What the Numbers Really Tell Us

S. Zulch

The numbers are in: the 2010 U.S.News & World Report ranking of America’s Best High Schools shows our very own Miramonte as 89th in the Nation (just below Campolindo at number 86). That our school made the top 100 (the U.S. News “Gold Medal List”) certainly deserves some celebration and pride. A high national ranking means increased home values in Lamorinda, as well as even one more qualification for students to offer prospective colleges.

But before we start the party, what do these numbers really mean? Upon what criteria is this ranking conducted? It’s important to understand the various qualities that make Miramonte so successful. Even more importantly, we must acknowledge these factors’ dependence on our districts’ funding, which state budget cuts, and the current economic crisis, seriously threaten.

When trying to understand the ranking process, it’s first necessary to note that the U.S.News & World Report school ranking and analysis is “based on the key principles that a great high school must serve all its students well, not just those who are college bound,” according to the U.S.News online forum. Just because an exceptionally high percentage of Miramonte graduates go on to college doesn’t mean our school can cater solely to them. A good education is more than getting into competitive schools, and that is something these rankings strive to reflect.

The ranking also omits certain schools such as charters or those that fail to produce measurable academic outcomes on which the school can be judged. Schools must fit the specific criteria in order to be rated, although schools that don’t may still receive honorable mention.

Regarding specific ranking methodology, the data is very complex, but it all boils down to three categories of comparison: school test scores, performance of a school’s least-advantaged students (i.e. minorities, low-income students, etc.), and college readiness (determined by AP or IB participation rates).

While Miramonte’s national ranking may not be a top concern as our school district faces a scheduled budget cut of $4.8 million for the 2010-2011 school year, we have to realize that the very factors that give Miramonte such a high ranking are those that will be extinguished by these cuts: the fundamentals of a quality education.

With such a significant cut to the budget, the Acalanes Union High School District will be forced to lay off teachers, counselors, librarians, and other district employees. Classes, both popular electives and crucial academic subjects, will be cut relative to the size of their department, and class sizes will undoubtedly increase.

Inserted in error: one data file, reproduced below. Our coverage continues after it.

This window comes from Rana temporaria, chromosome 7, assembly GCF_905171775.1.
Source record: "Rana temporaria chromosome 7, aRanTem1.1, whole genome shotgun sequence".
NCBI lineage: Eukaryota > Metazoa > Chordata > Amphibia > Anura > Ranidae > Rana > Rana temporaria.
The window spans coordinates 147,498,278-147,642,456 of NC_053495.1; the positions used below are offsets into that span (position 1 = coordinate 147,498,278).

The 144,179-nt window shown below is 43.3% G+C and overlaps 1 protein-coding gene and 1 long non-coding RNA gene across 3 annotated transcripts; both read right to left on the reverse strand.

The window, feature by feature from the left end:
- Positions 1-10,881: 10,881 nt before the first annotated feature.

Miramonte’s prestige of offering numerous and well-taught Advanced Placement courses will plummet if a significant number of these AP classes are eliminated. How well would Miramonte rank in “college readiness” if students had no college-level courses to take? Not well. Once again, we must make the connection between a number in a magazine and the fundamentals of valuable high school education.

If Miramonte’s goal as a school switches from providing students with a high quality and widely varied curriculum to simply struggling to cover even basic graduation requirements, factors such as test performance will suffer.

Let us pat ourselves on the back today for the achievement of number 89, but we cannot ignore the challenges of tomorrow. Miramonte’s high national ranking and the high quality education justifying that rank, cannot be maintained with our state funding cut by $4.8 million.

A parcel tax in our community will help and is vital in keeping the district afloat. A $112 per parcel increase added to additional MHS Parents’ Club and EFO contributions should essentially cover the deficit for now, hopefully saving jobs and classes. A temporary tax increase however, will not cure the long-term financial problems facing education. Our state’s economic well-being is suffering and considering the policy trends thus far, our schools are going to continue to pay the price.

The Lamorinda community should continue to do all that it can at our local level, but until the state and federal governments develop an effective solution to the economic crisis, we are going to have to prepare for a lowered standard of educational quality and as long as that’s the case, we can wave goodbye to any “Gold Medal List” dreams for the future.

The Editorial Board voted  11-0 in favor